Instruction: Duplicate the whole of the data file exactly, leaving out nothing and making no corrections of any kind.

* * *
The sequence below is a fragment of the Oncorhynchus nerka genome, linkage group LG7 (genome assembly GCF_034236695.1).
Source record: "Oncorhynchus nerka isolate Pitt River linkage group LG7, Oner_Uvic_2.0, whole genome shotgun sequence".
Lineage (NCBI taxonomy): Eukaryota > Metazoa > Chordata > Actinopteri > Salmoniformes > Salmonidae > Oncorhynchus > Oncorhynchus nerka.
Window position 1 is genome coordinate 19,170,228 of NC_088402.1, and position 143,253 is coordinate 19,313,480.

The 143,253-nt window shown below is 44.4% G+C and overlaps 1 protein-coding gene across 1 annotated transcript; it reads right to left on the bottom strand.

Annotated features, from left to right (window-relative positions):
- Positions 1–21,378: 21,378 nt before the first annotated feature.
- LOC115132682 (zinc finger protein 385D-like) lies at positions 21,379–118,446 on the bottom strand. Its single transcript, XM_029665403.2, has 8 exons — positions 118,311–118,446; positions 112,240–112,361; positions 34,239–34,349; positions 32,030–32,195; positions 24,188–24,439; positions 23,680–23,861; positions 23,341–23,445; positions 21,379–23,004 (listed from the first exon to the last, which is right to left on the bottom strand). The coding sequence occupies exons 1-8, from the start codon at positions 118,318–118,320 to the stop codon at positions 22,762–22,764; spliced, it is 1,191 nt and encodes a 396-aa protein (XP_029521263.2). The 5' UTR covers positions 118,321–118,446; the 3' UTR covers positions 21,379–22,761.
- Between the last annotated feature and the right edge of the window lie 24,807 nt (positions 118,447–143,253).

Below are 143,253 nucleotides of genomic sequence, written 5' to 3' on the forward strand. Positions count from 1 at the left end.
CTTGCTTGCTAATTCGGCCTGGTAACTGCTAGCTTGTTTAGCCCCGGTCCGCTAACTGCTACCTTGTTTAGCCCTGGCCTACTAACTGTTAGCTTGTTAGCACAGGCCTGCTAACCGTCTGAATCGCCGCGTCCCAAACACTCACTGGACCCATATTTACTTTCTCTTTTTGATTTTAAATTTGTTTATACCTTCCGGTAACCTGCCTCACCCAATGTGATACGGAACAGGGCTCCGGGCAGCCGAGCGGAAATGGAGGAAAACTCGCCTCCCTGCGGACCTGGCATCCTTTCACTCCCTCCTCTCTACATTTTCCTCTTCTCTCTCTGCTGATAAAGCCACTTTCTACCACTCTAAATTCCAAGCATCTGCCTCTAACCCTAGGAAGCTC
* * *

The sequence below is a fragment of the Oncorhynchus nerka genome, linkage group LG7 (genome assembly GCF_034236695.1).
Source record: "Oncorhynchus nerka isolate Pitt River linkage group LG7, Oner_Uvic_2.0, whole genome shotgun sequence".
Lineage (NCBI taxonomy): Eukaryota > Metazoa > Chordata > Actinopteri > Salmoniformes > Salmonidae > Oncorhynchus > Oncorhynchus nerka.
Window position 1 is genome coordinate 19,170,228 of NC_088402.1, and position 143,253 is coordinate 19,313,480.

The 143,253-nt window shown below is 44.4% G+C and overlaps 1 protein-coding gene across 1 annotated transcript; it reads right to left on the bottom strand.

Annotated features, from left to right (window-relative positions):
- Positions 1–21,378: 21,378 nt before the first annotated feature.
- LOC115132682 (zinc finger protein 385D-like) lies at positions 21,379–118,446 on the bottom strand. Its single transcript, XM_029665403.2, has 8 exons — positions 118,311–118,446; positions 112,240–112,361; positions 34,239–34,349; positions 32,030–32,195; positions 24,188–24,439; positions 23,680–23,861; positions 23,341–23,445; positions 21,379–23,004 (listed from the first exon to the last, which is right to left on the bottom strand). The coding sequence occupies exons 1-8, from the start codon at positions 118,318–118,320 to the stop codon at positions 22,762–22,764; spliced, it is 1,191 nt and encodes a 396-aa protein (XP_029521263.2). The 5' UTR covers positions 118,321–118,446; the 3' UTR covers positions 21,379–22,761.
- Between the last annotated feature and the right edge of the window lie 24,807 nt (positions 118,447–143,253).

Below are 143,253 nucleotides of genomic sequence, written 5' to 3' on the forward strand. Positions count from 1 at the left end.
CTTGCTTGCTAATTCGGCCTGGTAACTGCTAGCTTGTTTAGCCCCGGTCCGCTAACTGCTACCTTGTTTAGCCCTGGCCTACTAACTGTTAGCTTGTTAGCACAGGCCTGCTAACCGTCTGAATCGCCGCGTCCCAAACACTCACTGGACCCATATTTACTTTCTCTTTTTGATTTTAAATTTGTTTATACCTTCCGGTAACCTGCCTCACCCAATGTGATACGGAACAGGGCTCCGGGCAGCCGAGCGGAAATGGAGGAAAACTCGCCTCCCTGCGGACCTGGCATCCTTTCACTCCCTCCTCTCTACATTTTCCTCTTCTCTCTCTGCTGATAAAGCCACTTTCTACCACTCTAAATTCCAAGCATCTGCCTCTAACCCTAGGAAGCTC